“We’re gonna experiment cos that is what life’s about,” Ayanna Witter Johnson tells us. What unfolded this night were wonderful stories and a musical fusion of soul and jazz. Stepping into a packed out Jazz Café, Ayanna silenced the crowd as she picked up Rueben, her trusted friend who just happens to be a cello. People are crammed into every nook and cranny as they witness the opening track, ‘Ain’t I A Woman’, from her first EP, ‘Truthfully’ – a song taken from a speech by a former slave, a song that had gained Witter-Johnson major recognition when she performed it at The Apollo in Harlem.
What a powerful opener.
The night is in two parts with the remainder dedicated to her first EP which includes a cover of The Police’s ‘Roxanne’ which elicits murmurs from the audience such as “the best version of Roxanne I have ever heard”. It turns out it that this the song that sorely tested Rueben and made him her life long partner in music.
Ayanna is very aware that some of the audience are at least partially hidden behind a thick pillar. She takes to the piano to perform a few numbers and gives those with obscured view an opportunity to see clearly. She also notes the latecomers and makes them all feel very welcome as they enter. Great music and great appreciation. With appreciation comes a number for both her parents: ‘Chariot’ for her Dad and ‘Unconditionally’ for her Mum respectively. Her warmth and gratitude captures us.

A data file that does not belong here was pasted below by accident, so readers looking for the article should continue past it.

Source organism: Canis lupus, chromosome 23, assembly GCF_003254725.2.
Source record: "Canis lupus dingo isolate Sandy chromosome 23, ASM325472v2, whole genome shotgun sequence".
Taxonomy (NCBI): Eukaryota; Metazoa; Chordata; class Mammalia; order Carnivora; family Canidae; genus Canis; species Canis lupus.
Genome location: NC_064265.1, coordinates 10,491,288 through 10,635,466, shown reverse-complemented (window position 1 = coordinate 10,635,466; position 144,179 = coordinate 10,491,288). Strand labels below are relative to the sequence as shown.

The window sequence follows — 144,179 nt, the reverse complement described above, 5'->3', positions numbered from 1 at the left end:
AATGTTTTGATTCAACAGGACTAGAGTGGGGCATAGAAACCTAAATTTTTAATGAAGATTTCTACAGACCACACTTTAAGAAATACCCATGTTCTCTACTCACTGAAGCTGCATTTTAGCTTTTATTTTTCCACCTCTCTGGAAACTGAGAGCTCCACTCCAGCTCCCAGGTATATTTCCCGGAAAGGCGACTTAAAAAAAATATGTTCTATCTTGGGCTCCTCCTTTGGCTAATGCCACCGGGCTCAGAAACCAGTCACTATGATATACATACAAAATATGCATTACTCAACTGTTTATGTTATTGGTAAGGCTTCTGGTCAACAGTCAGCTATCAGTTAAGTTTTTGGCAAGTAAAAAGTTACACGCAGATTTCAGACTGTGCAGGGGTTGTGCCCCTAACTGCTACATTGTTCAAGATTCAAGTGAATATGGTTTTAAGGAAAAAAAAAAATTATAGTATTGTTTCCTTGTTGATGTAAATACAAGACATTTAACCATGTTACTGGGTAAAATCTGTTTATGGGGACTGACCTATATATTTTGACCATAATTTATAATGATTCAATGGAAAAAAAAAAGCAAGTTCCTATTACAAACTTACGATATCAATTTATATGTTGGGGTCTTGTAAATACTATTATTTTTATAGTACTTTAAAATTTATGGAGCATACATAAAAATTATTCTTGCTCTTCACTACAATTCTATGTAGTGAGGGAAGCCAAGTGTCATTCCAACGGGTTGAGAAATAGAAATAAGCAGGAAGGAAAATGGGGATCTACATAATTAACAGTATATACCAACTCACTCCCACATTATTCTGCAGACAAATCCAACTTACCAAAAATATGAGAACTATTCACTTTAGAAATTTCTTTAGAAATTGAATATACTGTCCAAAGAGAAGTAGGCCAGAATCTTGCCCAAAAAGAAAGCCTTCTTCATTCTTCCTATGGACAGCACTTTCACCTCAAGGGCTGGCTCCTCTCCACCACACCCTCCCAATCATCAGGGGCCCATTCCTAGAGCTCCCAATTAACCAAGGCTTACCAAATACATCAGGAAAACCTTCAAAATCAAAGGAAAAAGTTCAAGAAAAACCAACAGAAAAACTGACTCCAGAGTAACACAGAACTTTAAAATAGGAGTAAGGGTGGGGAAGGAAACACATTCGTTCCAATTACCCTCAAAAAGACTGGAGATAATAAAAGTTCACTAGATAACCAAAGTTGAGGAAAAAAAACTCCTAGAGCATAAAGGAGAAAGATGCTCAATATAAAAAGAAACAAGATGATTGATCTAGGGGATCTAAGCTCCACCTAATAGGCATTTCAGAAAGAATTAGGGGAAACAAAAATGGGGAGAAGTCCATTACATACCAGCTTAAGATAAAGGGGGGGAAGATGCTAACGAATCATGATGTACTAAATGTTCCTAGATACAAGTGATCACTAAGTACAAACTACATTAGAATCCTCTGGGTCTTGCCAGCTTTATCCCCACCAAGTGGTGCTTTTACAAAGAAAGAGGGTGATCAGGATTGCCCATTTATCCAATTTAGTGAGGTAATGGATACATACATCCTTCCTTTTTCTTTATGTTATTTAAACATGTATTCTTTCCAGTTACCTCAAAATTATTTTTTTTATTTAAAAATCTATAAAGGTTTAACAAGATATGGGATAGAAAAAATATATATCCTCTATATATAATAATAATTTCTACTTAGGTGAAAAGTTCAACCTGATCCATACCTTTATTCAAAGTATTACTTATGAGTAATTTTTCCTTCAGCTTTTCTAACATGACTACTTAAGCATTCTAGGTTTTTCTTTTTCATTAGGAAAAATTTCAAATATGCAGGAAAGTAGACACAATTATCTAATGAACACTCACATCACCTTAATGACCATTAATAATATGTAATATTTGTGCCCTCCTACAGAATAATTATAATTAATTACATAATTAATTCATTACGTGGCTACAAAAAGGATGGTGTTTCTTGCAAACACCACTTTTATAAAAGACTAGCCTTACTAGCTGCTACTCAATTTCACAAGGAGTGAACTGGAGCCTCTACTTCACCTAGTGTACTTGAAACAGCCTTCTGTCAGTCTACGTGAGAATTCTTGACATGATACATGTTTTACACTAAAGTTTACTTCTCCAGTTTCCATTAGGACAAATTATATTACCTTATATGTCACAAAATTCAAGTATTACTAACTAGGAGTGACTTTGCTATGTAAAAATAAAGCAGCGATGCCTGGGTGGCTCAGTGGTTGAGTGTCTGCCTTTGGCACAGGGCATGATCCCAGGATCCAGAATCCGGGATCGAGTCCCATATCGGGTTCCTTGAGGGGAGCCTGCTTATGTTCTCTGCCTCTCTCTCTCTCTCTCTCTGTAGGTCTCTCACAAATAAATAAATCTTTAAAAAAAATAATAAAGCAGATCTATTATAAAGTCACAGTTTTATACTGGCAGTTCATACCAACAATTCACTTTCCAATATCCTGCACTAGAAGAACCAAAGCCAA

How we can fit more people into this room is beyond me but more come as the second part gets underway. Silence wraps the room as Ayanna starts with ‘Single Sun’ from her second EP ‘Black Panther’ and then uses the cello in a way I have never seen it used – like a guitar – as she sings a song she wrote for Nigella Lawson (which at first gains laughs but as we learn it is about Nigella’s public domestic abuse). ‘Denied’ makes the room stand still. Not to get too intense, Ayanna then gets a song along with the audience with a Jamaican folk song and the harmonies from the audience were tight.
Ayanna had a set list but just as we are feeling it, she says the night is going a bit too fast and we get a last minute addition. The song also inspires a surprise backing vocalist from the audience and hearts melt as she performs Oleta Adams’ famous hit ‘Get Here’. It was also a song she first performed for her mother when she was nine years old. A very heart-warming moment of the night.
Thankfully another two songs follow including a much deserved encore. It’s not until I hear the chorus that I realize it is Bob Marley’s ‘One Love’. As Ayanna exits the room the audience are a bit lost as more is wanted. Hopefully on the release of her album, expected Summer 2017, she will return to the North East and we get a fuller show with no less of the experimentation which made this night so special.
Photographer – Victoria Ling
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